Hatay Province
Hatay ili
St. Paul's Church, Antakya
Official logo of Hatay Province
Location of the province within Turkey
Location of the province within Turkey
 • MayorMehmet Öntürk (AKP)
 • ValiMustafa Masatlı
5,524 km2 (2,133 sq mi)
 • Density310/km2 (790/sq mi)
Time zoneUTC+3 (TRT)
Area code0326

Hatay Province (Turkish: Hatay ili, pronounced [ˈhataj], Arabic: محافظة حطاي, romanizedMuḥāfaẓat Ḥaṭāy) is the southernmost province and metropolitan municipality of Turkey.[2] Its area is 5,524 km2,[3] and its population is 1,686,043 (2022).[1] It is situated mostly outside Anatolia, along the eastern coast of the Levantine Sea. The province borders Syria to its south and east, the Turkish province of Adana to the northwest, Osmaniye to the north, and Gaziantep to the northeast. It is partially in Çukurova, a large fertile plain along Cilicia. Its administrative capital is Antakya (ancient Antioch), making it one of the three Turkish provinces not named after its administrative capital or any settlement.[4] The second-largest city is İskenderun (formerly Alexandretta). Sovereignty over most of the province remains disputed with neighbouring Syria, which claims that the province had a demographic Arab majority, and was separated from itself against the stipulations of the French Mandate of Syria in the years following Syria's occupation by France after World War I.[5]



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Church of Saint Peter in Hatay Province.

Settled since the early Bronze Age, Hatay was once part of the Akkadian Empire, then of the Amorite Kingdom of Yamhad. Later, it became part of the Kingdom of Mitanni, then the area was ruled by a succession of Hittites and Neo-Hittite peoples that later gave the modern province of Hatay its name.

The Neo-Hittite kingdom of Palistin was also located here.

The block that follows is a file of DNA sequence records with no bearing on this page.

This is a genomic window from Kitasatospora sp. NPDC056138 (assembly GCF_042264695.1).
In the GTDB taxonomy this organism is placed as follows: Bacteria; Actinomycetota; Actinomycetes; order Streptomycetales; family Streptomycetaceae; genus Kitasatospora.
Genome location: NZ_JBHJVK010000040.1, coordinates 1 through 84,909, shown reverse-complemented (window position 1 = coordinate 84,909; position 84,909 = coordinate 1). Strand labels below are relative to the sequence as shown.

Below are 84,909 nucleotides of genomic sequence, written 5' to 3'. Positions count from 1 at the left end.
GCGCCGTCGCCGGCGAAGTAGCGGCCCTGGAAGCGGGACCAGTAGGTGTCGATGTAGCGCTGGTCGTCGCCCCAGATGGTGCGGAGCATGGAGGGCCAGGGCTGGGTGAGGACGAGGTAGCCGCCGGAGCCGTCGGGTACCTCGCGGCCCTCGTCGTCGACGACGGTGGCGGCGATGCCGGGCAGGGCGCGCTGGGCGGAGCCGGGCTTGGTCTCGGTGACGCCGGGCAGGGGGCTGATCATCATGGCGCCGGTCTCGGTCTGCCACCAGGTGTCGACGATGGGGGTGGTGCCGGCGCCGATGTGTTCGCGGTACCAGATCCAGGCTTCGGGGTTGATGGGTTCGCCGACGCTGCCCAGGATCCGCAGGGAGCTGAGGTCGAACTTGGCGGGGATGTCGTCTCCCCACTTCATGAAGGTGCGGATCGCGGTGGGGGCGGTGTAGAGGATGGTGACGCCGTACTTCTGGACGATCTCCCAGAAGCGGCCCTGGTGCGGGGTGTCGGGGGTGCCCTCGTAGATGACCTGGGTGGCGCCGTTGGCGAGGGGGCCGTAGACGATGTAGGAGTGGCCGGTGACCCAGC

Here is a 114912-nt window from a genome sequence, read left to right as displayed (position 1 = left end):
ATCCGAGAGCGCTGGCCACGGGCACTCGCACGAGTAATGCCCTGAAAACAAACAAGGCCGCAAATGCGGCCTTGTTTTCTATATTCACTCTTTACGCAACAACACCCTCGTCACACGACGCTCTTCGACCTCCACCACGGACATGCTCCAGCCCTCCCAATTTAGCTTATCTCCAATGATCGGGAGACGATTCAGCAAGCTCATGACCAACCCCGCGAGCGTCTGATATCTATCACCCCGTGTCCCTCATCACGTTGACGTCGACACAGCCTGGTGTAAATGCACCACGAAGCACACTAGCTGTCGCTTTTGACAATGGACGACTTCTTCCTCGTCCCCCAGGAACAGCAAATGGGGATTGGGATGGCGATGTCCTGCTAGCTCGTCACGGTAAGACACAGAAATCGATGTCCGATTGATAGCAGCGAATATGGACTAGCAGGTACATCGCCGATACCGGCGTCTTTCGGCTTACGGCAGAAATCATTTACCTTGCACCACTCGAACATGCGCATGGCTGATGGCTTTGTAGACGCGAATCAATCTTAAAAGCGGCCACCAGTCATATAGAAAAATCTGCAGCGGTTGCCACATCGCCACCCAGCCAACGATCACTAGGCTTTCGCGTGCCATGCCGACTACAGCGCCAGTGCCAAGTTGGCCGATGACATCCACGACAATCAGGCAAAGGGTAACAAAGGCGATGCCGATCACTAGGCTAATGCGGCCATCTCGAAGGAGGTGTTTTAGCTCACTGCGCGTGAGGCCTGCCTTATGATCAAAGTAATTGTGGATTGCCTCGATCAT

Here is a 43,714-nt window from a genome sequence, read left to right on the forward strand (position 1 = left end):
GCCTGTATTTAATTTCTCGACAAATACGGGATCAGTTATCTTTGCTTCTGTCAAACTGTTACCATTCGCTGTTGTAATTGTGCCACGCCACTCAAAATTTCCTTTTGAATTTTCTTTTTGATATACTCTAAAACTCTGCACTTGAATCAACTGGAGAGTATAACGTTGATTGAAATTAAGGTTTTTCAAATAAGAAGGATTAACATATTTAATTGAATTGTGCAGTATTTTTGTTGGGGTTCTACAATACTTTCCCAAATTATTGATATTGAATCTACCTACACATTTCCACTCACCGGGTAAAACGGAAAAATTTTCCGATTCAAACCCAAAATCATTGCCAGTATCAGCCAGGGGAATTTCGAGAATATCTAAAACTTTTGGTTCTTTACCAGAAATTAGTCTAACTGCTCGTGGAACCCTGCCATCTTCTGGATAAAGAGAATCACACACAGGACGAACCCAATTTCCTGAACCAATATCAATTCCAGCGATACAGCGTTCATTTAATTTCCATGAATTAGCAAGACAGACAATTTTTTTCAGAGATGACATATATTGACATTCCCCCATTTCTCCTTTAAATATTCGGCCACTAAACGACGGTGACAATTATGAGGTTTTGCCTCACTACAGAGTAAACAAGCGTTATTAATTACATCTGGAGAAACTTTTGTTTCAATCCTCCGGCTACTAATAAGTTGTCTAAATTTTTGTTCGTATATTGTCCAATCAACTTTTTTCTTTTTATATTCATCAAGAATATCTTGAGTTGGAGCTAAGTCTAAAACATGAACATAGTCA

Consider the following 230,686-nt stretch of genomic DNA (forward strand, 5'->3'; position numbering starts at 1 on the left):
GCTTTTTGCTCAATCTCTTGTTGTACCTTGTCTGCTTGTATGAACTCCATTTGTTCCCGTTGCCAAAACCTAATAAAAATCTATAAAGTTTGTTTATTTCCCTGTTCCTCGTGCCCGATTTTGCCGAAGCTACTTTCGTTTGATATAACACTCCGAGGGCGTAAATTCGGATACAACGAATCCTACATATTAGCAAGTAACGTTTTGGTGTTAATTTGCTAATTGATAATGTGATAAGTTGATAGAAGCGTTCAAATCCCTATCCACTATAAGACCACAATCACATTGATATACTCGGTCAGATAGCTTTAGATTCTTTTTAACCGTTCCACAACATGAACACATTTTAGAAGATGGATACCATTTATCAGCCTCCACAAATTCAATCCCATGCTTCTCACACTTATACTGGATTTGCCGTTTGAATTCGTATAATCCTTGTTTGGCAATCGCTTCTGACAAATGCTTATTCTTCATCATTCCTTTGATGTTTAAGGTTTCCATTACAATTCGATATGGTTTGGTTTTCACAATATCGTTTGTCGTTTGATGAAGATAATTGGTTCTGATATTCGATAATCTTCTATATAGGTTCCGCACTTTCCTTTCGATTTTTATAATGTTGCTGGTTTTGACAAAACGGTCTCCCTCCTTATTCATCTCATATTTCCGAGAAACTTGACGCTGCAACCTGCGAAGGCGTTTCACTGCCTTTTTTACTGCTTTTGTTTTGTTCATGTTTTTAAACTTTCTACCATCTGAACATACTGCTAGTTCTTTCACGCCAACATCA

The area came under the control of Assyrians (except for a brief occupation by Urartu), and later the Neo-Babylonians and the Persians.

The region was the center of the Hellenistic Seleucid Empire, home to the four Greek cities of the Syrian tetrapolis (Antioch, Seleucia Pieria, Apamea, and Laodicea). From 64 BC onwards the city of Antioch became an important regional centre of the Roman Empire.

Among the famous archaeological sites in the province are Alalakh, Tell Tayinat, Tell Judaidah, and Antioch.

Medieval era

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The area was conquered by the Rashidun Caliphate in 638 and later it came under the control of the Umayyad and Abbasid Arab dynasties. Tulunids[6] briefly ruled it before Abbasid one was restored. From the 10th century onwards, the region was controlled by the Aleppo-based Hamdanids after a brief rule of Ikhshidids. In 969 the city of Antioch was recaptured by the Byzantine Empire. It was conquered by Philaretos Brachamios, a Byzantine general in 1078. He founded a principality from Antioch to Edessa. It was captured by Suleiman I, who was Sultan of Rum (ruler of Anatolian Seljuks), in 1084. It passed to Tutush I, Sultan of Aleppo (ruler of Syria Seljuks), in 1086. Seljuk rule lasted 14 years until Hatay's capture by the Crusaders in 1098, when parts of it became the centre of the Principality of Antioch. At the same time, much of Hatay was part of the Armenian Kingdom of Cilicia, who subsequently allied with the Mongols and took control of the Principality of Antioch in 1254. Hatay was captured from the Mongol-Armenian alliance by the Mameluks in 1268, who subsequently lost it to Timur (Tamerlane) at the start of the 15th century.